British Citizenship



Toufik Lounes v Secretary of State for the Home Department C-165/16 (14 November 2017)

In a landmark judgment, the Court of Justice of the European Union (CJEU) has found that EU citizens who become nationals of another EU Member State retain the right to have a non-EU spouse live with them.

The Court found that the British government had breached the rights of a dual British-Spanish citizen seeking to have her Algerian husband live with her in the UK by denying him permanent residency.

The conditions for the grant of a right of residence for a non-EU spouse must not be stricter than those laid down by the free movement directive.

The Secretary of State for the Home Department stipulated that under the UK legislation implementing the free movement Directive 2004/38/EC, the Spanish national had ceased to be regarded as an ‘EEA national’ following her acquisition of British citizenship. Her husband could not therefore claim a residence card as a family member of an EEA national but had to follow the UK Immigration Rules which are stricter.

The directive does not confer any autonomous right on family members of EU citizens who are non-EU nationals, but only derived rights from the rights which the EU citizens concerned enjoy as a result of having exercised their freedom of movement (move to and reside in a ‘Member State other than that of which they are a national’).

The Court stated that if a EU national acquires British citizenship, the directive will cease to govern his residence in the UK and will no longer apply to him.  Consequently, his spouse would not benefit from a derived right of residence in the UK on the basis of the directive.

However, a non-EU national and family member of the EU citizen, may be eligible for a derived right of residence based on Article 21(1) TFEU where the grant of such a right is necessary to ensure the effective exercise by the EU citizen concerned of his freedom of movement and of the rights which Article 21(1) TFEU affords him (the right to lead a normal family life, together with family members, in the host Member State).

EU nationals must be able to continue to enjoy their right in the host Member State, after they have acquired the nationality of that Member State in addition to their nationality of origin. They must be capable of building a family life with their third-country-national spouse, by means of the grant of a derived right of residence to that spouse.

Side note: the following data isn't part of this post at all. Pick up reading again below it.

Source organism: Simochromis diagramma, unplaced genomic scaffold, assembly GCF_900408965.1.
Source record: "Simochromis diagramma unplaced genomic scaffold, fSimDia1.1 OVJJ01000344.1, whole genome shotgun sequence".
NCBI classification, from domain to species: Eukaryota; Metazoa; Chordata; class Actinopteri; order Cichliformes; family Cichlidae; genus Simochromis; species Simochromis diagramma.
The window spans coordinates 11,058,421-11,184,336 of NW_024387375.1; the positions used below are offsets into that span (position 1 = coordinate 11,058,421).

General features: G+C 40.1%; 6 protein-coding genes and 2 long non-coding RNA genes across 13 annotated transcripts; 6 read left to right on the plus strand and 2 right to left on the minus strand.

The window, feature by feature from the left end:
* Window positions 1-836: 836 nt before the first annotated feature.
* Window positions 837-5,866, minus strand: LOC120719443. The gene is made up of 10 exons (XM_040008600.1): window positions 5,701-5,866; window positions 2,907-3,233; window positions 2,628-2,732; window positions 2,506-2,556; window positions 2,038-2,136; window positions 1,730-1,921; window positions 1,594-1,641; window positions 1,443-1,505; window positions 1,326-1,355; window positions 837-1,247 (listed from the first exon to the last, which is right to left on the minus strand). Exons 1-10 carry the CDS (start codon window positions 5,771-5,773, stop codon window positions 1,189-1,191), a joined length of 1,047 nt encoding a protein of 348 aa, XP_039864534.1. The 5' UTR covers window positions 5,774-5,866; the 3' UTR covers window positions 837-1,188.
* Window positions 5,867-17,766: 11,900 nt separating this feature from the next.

Otherwise, it would be contrary to the logic of gradual integration in the host Member State because EU citizens will be deprived of the right to a normal family life in the host Member State as they have sought, by becoming naturalised in that Member State, to become more deeply integrated in that State.


EU nationals in the UK

EU Referendum: Brexit – The status of EU nationals in the UK

It was presumed that former Home Secretary Theresa May is the Prime Minister of the United Kingdom who will trigger the Article 50 of the Lisbon Treaty.

Suggestions for EU Nationals in the UK:

EU, EEA, Swiss Citizens, and their family members who do not have EU/EEA Permanent Residence Card for the UK should start to consider to apply.

EU, EEA, Swiss Citizens and their family members who have been living continuously for 5 years and exercised their Treaty Rights are eligible to apply for Permanent Residence Card according to EU law, and it is also possible to apply for both Permanent Residence Card and Naturalisation as a British Citizenship at the same time if qualifying individuals have been living continuously in the UK for at least 6 years.

Those who are not eligible to apply for Permanent Residence Card can apply for a registration certificate, which will confirm that they exercise extended rights of residence and ensure that they have sufficient evidence of exercising their treaty rights.

It should be noted that it will take at least two years for the UK to leave EU from when notice is given under Article 50 of the Lisbon Treaty.

However, EU, EEA, Swiss Citizens and their family members are advised to look into the main areas of concerns, which need to be scrutinised and opportunity costs should be evaluated.

  1. UK Government might announce breaking TEU (Treaty on European Union) before exist occurs;
  2. UK Government may present new rules for EU migrants, which consequently break Treaty Rights rules;
  3. UK law will likely change towards EU migrants;

EU Referendum

EU Referendum: Brexit camp has won

Leave Camp won by 52% to 48% where more than 30 million people voting. Once Article 50 of the Lisbon Treaty is invoked, the two-year process of negotiating will start in regards to a new trade relationship with UK’s former partners.

Once the UK officially leaves EU, EU Nationals most probably will require the valid leaves to enter the UK, thus we advise to apply for Permanent Residency in the UK when there is still time to do so.

Please contact us to discuss further if you have any further queries in the meantime.


Changes to Administrative Review

Changes to Administrative Review

Administrative Review is for assessing whether the original refusal was incorrect based on the evidence supplied initially.  Under the new rules, additional evidence can now be submitted in certain circumstances according to paragraph AR2.4 of Appendix AR, only if the case worker has made an error (defined in AR2.11(a) or (b)).

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